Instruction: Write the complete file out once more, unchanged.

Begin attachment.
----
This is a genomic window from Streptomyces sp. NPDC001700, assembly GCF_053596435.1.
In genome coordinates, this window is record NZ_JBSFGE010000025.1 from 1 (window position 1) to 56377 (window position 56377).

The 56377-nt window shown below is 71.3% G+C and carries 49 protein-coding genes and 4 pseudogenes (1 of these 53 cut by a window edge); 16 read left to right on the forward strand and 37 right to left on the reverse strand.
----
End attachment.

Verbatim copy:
This is a genomic window from Streptomyces sp. NPDC001700, assembly GCF_053596435.1.
In genome coordinates, this window is record NZ_JBSFGE010000025.1 from 1 (window position 1) to 56377 (window position 56377).

The 56377-nt window shown below is 71.3% G+C and carries 49 protein-coding genes and 4 pseudogenes (1 of these 53 cut by a window edge); 16 read left to right on the forward strand and 37 right to left on the reverse strand.